Rasam has a dedicated “Spice chef” allocated to the daily preparation of spices.
Indian cooking doesn’t rely on expensive ingredients or elaborate techniques, but on the specialist art of combining spices and ingredients to create a delicate blend that gives each dish its unique taste.
The chefs at Rasam are experts in the field of blending and using spices for maximum effect. They also know when each one needs to be added during the cooking process in order to get the best flavours.
The chefs advise that if you are using spices in cooking at home, it’s best to buy them in small quantities, preferably from Asian grocers rather than supermarkets – the quality is much better and the spices are fresher. They recommend that you buy whole spices when you can as they have a longer shelf life, keeping for 3-4 months in a tightly lidded jar or when vacuum packed. They also freeze well in an airtight bag. Once ground they lose their flavour within weeks. Although most supermarkets stock Asian spices, you’ll get fresher, better quality ingredients from an Asian grocery store.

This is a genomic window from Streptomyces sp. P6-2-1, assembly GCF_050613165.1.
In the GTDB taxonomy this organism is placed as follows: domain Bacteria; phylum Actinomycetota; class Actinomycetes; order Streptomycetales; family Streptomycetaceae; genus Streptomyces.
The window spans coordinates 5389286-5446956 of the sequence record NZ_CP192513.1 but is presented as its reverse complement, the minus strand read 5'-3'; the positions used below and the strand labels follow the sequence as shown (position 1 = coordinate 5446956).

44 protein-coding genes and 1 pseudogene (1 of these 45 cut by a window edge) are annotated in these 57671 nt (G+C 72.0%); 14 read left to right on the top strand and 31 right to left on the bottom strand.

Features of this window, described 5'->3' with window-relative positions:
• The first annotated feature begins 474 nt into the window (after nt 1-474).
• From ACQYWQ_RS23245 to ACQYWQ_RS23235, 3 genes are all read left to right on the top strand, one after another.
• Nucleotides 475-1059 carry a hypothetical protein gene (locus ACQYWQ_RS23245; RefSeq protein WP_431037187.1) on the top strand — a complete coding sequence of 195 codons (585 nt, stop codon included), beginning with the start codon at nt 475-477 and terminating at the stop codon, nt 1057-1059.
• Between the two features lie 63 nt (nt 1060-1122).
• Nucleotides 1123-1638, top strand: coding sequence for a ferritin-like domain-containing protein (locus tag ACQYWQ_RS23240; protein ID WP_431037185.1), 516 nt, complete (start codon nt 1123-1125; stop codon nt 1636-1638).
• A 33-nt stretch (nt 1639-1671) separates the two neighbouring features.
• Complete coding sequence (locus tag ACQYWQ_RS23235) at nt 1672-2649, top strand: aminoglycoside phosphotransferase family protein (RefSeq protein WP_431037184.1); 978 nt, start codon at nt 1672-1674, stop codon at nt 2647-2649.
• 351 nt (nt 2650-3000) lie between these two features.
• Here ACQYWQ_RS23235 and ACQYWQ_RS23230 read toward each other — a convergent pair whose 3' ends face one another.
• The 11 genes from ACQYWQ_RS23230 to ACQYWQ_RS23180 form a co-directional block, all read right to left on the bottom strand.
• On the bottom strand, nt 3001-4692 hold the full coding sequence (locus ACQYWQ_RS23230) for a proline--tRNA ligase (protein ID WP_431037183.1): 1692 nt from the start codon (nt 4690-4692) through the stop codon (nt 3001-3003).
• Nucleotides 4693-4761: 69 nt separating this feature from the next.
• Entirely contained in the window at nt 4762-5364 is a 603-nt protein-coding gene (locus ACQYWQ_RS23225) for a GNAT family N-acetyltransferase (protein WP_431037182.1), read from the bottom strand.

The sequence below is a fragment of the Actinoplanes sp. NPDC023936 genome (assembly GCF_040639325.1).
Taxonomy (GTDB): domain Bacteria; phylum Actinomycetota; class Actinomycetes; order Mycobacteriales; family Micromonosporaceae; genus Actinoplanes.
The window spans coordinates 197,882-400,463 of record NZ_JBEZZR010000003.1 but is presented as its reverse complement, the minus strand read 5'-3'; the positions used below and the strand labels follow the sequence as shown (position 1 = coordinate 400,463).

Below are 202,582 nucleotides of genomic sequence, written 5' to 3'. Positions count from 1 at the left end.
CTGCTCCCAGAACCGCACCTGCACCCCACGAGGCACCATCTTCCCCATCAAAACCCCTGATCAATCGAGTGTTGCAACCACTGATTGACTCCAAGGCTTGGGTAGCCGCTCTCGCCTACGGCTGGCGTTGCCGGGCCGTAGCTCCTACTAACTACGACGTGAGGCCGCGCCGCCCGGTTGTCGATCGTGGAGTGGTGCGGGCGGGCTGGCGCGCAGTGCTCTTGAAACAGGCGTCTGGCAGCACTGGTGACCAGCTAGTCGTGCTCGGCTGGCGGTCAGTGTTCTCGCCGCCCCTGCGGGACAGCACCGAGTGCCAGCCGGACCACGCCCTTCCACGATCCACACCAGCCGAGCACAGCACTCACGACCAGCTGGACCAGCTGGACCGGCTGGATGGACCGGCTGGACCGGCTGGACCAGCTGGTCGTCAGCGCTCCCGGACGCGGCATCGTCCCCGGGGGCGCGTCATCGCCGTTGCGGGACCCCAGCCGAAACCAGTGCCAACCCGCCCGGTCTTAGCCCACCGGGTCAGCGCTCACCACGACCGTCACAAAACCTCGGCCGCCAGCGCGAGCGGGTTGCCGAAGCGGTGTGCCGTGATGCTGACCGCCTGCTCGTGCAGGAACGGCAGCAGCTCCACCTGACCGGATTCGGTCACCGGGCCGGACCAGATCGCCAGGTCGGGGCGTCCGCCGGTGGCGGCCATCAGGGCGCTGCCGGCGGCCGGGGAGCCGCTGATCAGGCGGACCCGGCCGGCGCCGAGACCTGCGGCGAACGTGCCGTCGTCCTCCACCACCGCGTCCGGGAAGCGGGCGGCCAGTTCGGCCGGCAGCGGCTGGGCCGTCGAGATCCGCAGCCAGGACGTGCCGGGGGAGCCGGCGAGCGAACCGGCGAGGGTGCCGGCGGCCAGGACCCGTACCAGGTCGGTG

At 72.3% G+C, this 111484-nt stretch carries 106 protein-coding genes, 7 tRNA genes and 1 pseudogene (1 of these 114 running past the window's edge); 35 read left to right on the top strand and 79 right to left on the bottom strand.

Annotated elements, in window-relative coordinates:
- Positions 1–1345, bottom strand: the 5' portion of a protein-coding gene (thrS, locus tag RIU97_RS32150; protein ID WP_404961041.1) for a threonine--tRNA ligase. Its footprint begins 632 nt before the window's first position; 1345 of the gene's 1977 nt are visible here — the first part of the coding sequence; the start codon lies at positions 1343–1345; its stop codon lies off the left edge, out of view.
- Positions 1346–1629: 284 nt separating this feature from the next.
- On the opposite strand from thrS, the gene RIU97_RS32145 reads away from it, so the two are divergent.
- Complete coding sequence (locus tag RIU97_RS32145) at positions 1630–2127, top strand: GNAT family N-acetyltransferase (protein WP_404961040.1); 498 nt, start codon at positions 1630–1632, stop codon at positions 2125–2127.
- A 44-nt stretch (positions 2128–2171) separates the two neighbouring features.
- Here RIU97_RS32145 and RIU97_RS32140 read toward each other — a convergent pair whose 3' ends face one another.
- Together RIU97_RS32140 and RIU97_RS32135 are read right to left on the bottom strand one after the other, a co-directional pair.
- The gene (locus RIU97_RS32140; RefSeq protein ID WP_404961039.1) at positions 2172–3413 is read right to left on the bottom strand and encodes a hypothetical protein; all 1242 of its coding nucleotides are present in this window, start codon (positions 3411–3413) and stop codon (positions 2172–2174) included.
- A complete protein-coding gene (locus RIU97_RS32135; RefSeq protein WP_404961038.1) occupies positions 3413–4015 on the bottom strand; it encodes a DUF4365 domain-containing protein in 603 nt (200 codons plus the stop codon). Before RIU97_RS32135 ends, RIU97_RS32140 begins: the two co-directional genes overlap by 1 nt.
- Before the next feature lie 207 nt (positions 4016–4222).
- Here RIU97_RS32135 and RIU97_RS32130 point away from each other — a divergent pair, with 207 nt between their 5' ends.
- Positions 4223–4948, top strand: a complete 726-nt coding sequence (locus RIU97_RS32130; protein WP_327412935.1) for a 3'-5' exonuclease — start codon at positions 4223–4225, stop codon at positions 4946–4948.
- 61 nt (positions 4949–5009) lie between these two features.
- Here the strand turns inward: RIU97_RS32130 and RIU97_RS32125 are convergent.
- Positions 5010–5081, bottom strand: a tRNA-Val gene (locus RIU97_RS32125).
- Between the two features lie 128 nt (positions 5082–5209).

Many whole spices don’t have much of an aroma, but when dry roasted, they take on an appealing aromatic character – nutty-tasting cumin seeds, pungent chillies and lemony cardamom seeds are but a few notables in an Indian cook’s spice box.
At first glance the sheer number of spices can be daunting, but the good news is that for everyday cooking, a few key spices should set you up. Start with cumin seeds, cardamom pods, cloves, turmeric powder, mustard seeds, and chilli powder or dried red chillies. Other useful spices include cinnamon, fennel seeds, fenugreek seeds, nutmeg and mace, black peppercorns and saffron. To see some of the spices used daily in Rasam, visit http://www.rasam.ie/about-rasam-restaurant/rasam-spices/